Posted in Christianity

Women of God Speak Out About Modesty

“One of the first evidences of a real lady, is that she should be modest. By modesty we mean that she shall not say, do, nor wear anything that would cause her to appear gaudy, ill-bred, or unchaste. There should be nothing about her to attract unfavorable attention, nothing in her dress or manner that would give a man an excuse for vulgar comment. When we dress contrary to the rule of modesty we give excuse for unwholesome thoughts in the mind of those who look upon us, and every girl who oversteps these bounds makes herself liable to misunderstanding and insult, though she may be innocent of any such intention.” ~ Margaret Hale  

“Christians are wise to remember that modesty is biblically mandated.” ~ Mary K. Mohler  

“Views on dress today cover the spectrum from ‘anything goes as long as my private parts are covered’ to ‘I cover myself from neck to ankle and never wear anything bolder than navy blue.’ It is unfortunate that modest dress is a controversial topic in Christian circles. What should be a fairly easy issue to decide upon (and obey) has been fragmented into dozens of ‘sub-arguments’ about liberty versus legalism, law versus grace and shamefacedness versus ostentation. Our culture is so saturated with immodesty that we have become desensitized to it in many ways. What was once considered pornography is now brazenly displayed on the magazine covers that assault our eyes at the grocery checkout. The world chides us for being ‘repressed’ or ‘uptight’ if we attempt to uphold the barest shadows of modest behavior and dress. Even fellow Christians tell us that there are no absolute guidelines for dress, and that we mustn’t hinder another’s ‘liberty’ by insisting that Scripture gives us boundaries for our attire. In the midst of this confusion, we find it difficult to ‘rightly divide the Word of Truth,’ dividing instead into camps of ‘us’ and ‘them,’ and wasting all our ammunition on our sisters in Christ when we should be building one another up in love. And cursing the darkness may make us feel good temporarily, but we had better start lighting candles if we expect anyone to take God’s Word—and His commands for modesty in particular—seriously.” ~ Mrs. M. L. Chaney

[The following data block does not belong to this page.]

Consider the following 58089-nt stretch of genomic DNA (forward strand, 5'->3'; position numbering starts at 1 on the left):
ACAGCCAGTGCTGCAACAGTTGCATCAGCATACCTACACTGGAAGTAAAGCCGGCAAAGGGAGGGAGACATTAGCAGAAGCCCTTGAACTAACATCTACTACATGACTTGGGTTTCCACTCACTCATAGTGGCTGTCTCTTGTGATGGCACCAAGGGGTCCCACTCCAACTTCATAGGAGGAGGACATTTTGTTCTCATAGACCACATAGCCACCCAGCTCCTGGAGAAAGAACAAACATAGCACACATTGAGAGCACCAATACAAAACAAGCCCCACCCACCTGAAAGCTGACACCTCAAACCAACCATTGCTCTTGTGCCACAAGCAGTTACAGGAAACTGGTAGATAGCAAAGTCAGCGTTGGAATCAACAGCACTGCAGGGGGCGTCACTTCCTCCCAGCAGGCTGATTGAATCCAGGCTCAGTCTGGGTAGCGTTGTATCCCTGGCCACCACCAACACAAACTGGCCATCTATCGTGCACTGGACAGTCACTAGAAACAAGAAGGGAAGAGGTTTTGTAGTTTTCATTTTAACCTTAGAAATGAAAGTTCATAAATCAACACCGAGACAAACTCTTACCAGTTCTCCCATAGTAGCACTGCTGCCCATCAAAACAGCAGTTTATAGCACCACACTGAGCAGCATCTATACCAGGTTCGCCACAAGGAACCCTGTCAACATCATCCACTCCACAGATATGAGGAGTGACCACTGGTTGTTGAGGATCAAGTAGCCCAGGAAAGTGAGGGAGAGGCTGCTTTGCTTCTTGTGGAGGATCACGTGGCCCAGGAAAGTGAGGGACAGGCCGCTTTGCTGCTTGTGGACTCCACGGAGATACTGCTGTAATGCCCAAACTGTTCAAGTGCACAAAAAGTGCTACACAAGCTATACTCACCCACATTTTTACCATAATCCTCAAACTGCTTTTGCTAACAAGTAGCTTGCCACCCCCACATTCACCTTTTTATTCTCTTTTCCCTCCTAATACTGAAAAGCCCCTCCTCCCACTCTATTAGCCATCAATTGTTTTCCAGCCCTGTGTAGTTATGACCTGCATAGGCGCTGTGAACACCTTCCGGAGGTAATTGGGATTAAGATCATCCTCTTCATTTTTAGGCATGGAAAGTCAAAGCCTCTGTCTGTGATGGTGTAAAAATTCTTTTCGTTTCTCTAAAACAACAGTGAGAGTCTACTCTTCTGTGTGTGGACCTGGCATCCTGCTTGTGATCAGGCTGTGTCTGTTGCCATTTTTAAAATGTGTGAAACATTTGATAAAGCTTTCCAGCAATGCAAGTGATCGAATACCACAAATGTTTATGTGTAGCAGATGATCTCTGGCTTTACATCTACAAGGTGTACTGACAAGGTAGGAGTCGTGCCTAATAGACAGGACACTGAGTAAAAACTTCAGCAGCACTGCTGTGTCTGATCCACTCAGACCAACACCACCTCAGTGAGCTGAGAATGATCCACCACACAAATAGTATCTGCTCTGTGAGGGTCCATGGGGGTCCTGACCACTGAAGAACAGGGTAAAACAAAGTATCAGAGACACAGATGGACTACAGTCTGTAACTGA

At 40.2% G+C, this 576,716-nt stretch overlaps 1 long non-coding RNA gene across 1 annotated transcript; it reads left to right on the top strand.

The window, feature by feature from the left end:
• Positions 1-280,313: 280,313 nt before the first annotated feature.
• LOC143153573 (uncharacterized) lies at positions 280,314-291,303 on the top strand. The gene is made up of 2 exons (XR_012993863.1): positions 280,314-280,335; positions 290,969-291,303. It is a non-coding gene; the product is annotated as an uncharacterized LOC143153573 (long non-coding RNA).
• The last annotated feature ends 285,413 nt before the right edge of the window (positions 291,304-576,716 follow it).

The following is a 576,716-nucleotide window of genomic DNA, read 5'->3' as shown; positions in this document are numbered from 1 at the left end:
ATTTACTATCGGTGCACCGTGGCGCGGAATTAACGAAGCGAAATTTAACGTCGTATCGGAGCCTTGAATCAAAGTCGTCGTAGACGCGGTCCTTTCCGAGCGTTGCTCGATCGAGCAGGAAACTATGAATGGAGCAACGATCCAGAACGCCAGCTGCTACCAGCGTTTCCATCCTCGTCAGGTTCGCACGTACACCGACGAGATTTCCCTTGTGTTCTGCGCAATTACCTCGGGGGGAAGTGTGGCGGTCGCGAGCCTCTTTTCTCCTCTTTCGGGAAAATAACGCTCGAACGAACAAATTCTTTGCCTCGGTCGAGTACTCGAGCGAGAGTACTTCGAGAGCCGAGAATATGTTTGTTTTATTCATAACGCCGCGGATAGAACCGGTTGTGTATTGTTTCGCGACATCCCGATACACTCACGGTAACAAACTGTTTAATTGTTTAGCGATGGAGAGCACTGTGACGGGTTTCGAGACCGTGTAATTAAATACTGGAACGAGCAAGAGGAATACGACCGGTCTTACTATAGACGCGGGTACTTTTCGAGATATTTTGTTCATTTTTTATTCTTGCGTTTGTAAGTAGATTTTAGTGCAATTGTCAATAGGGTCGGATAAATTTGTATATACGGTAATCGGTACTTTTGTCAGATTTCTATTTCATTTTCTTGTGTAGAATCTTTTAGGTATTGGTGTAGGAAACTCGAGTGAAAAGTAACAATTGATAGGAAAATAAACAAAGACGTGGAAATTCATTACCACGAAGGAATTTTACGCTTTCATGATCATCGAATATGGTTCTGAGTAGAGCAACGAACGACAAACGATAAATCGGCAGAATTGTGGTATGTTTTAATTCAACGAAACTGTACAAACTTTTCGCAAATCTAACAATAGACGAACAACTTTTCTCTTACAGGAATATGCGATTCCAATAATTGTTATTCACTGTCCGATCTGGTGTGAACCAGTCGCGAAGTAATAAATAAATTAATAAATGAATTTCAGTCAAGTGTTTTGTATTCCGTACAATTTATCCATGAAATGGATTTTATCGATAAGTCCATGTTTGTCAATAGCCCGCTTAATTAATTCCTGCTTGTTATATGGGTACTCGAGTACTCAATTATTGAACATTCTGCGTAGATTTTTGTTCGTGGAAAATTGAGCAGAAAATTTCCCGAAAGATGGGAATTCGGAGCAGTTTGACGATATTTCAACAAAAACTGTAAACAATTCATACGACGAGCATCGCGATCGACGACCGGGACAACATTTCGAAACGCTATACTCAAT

“Purity, I fear, has gotten mixed up in people’s minds with the caricature of Puritanism, which, in the popular imagination, is a dour, brittle revolt against all the pleasures of the flesh. Puritans were in fact very earthy people, robust in their affirmation of life, not by any means ‘Victorian’ (another word grossly misunderstood today in being made a synonym for all that is negative). Neither the concept of purity nor the doctrines of the Puritans deny life. Rather they refer back to the very Giver of Life Himself. Purity means freedom from contamination, from anything that would spoil the taste or the pleasure, reduce the power, or in any way adulterate what the thing was meant to be. It means cleanness, dearness—no additives, nothing artificial—in other words, ‘all natural,’ in the sense in which the Original Designer designed it to be.” ~ Elisabeth Elliott  

“Nakedness is shameful, but what constitutes being naked? Try this food for thought: Adam knew he had sinned and tried to cover himself with the loin covering of fig leaves, yet he still said he was naked – an assessment which God did not dispute (Gen. 3:7-11). There is obviously more to being naked than being without any clothing. Thayer says it is “scantily clad” and Arndt-Gingrich include “poorly dressed.” Take another look at what God made for man to wear in Gen. 3. Adam made a “loin covering” which God replaced with a “tunic.” Wilson and Gesenius define the word as generally covering from the shoulder to the knee. The priests where told to cover their thighs or they would be naked (Ex. 28:42) and the figure of shame in Isaiah 47:1-3 includes uncovering the thigh. Peter recognized that though he could fish in the relative privacy of his boat on the sea without outer garments, he reclothed himself before going ashore to meet the Lord. (Proving that you can swim just fine with some clothes on.) I have a very hard time dismissing these precedents when attempting to make a biblical definition of sufficient clothing.” ~ Laurie A. Moyer  


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